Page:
I’m not sure I’ll embrace the specific action Dan Pink recommends in his latest video, a 90-second snippet that shares one company’s method for keeping meetings on track. But I agree with the overarching point that meetings need some drastic fixing.
According to Pink’s most recent newsletter, American workers attend 55 million meetings each day. And that’s not even including high school students who meet regularly with their clubs and organizations. How many of those meetings were actually necessary? How many of them drove to a decision (other than to have another meeting)? How many of them are standing meetings that take place on a given day without first asking, “What’s this meeting for?”
And that’s another lesson I’ve learned in the ten years since I started writing this blog:
Lesson #17 of my final 31 posts: Don’t have a meeting just to have a meeting.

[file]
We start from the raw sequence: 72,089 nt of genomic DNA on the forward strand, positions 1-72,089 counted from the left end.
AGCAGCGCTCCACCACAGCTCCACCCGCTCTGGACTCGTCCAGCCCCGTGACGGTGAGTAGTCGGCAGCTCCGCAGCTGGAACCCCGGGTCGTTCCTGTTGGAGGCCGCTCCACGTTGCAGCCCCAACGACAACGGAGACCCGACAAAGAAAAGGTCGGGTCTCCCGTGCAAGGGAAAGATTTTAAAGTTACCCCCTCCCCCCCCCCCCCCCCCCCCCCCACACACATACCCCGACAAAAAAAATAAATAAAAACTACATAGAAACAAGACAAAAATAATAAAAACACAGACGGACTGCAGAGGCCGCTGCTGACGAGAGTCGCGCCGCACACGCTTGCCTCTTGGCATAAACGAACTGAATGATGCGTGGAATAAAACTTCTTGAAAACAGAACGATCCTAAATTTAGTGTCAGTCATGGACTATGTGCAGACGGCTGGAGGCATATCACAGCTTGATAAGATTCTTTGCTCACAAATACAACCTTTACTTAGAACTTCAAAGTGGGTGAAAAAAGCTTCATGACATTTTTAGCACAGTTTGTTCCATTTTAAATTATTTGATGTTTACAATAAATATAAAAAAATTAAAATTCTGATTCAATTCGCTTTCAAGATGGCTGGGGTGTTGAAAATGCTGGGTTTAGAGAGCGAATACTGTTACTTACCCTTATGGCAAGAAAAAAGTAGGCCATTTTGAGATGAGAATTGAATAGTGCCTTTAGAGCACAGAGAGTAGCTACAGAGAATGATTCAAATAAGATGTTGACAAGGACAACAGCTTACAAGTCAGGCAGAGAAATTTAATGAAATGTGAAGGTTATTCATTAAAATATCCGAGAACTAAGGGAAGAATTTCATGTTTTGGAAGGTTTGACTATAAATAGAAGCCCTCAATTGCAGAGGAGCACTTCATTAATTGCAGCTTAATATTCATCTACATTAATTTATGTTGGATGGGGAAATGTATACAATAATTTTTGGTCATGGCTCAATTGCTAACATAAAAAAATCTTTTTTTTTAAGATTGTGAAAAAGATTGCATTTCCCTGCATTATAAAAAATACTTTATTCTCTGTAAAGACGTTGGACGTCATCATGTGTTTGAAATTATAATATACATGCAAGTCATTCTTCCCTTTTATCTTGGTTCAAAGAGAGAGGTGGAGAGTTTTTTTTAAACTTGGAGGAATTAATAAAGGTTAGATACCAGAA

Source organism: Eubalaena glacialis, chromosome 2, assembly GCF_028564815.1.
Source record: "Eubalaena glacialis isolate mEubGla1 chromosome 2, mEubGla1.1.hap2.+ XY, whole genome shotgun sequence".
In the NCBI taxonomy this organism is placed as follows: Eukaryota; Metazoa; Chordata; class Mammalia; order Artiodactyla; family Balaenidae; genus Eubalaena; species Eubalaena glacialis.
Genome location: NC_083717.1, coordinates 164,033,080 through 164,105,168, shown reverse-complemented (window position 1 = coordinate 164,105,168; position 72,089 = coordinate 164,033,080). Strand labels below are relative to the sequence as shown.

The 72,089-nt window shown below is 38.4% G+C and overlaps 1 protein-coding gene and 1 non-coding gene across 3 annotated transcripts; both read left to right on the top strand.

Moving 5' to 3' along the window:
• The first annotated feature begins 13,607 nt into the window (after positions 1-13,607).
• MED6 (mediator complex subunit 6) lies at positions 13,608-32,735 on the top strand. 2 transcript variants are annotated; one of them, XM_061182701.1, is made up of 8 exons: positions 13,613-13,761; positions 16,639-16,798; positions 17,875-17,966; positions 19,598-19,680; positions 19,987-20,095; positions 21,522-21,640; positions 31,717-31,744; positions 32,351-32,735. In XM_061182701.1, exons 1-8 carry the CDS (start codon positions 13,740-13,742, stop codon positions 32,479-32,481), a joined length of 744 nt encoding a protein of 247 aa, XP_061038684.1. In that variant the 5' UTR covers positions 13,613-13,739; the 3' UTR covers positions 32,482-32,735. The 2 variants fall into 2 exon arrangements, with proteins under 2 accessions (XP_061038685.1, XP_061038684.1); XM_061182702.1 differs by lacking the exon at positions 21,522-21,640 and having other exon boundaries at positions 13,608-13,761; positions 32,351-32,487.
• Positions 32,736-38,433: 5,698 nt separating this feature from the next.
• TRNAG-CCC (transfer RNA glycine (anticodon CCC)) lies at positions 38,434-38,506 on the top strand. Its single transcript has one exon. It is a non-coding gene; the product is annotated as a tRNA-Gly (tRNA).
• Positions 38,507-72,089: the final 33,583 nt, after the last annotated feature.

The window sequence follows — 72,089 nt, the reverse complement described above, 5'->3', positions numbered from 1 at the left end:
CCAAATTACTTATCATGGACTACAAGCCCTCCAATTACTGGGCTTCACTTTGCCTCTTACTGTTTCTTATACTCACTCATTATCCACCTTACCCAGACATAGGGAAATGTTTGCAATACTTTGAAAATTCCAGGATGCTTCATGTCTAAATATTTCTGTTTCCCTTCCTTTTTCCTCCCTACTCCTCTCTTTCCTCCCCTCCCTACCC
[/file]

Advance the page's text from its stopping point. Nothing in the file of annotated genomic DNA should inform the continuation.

Before I started writing this blog, I’d participated in plenty of meetings that broke almost all of those tenets. In fact, I’d called far too many of them. There’s something about putting people in a room together and discussing things that makes you feel like you’re doing something important.
But if you finish that meeting with no action to be taken, no decisions made, no recognizable difference to be found in an examination of the before and after of the meeting that just took place, chances are that all you did was meet. Multiply the number of people by the time spent in the meeting and that’s exactly how much productivity your organization just sacrificed at the altar of the meeting.
I’m not against having meetings. I’m against having meetings that didn’t need to be had. So here’s a two-step process to make your meetings less frequent, and more efficient.
1. Before you schedule a meeting, consider this question: “If this meeting were going to cost us money (pick an amount that would be noticeable but not necessarily a deal-breaker for your group), would we still have it?”
2. If so, ask, “What needs to happen by the end of this meeting for us to have gotten our money’s worth?”
Your work will get better if you rethink your meetings.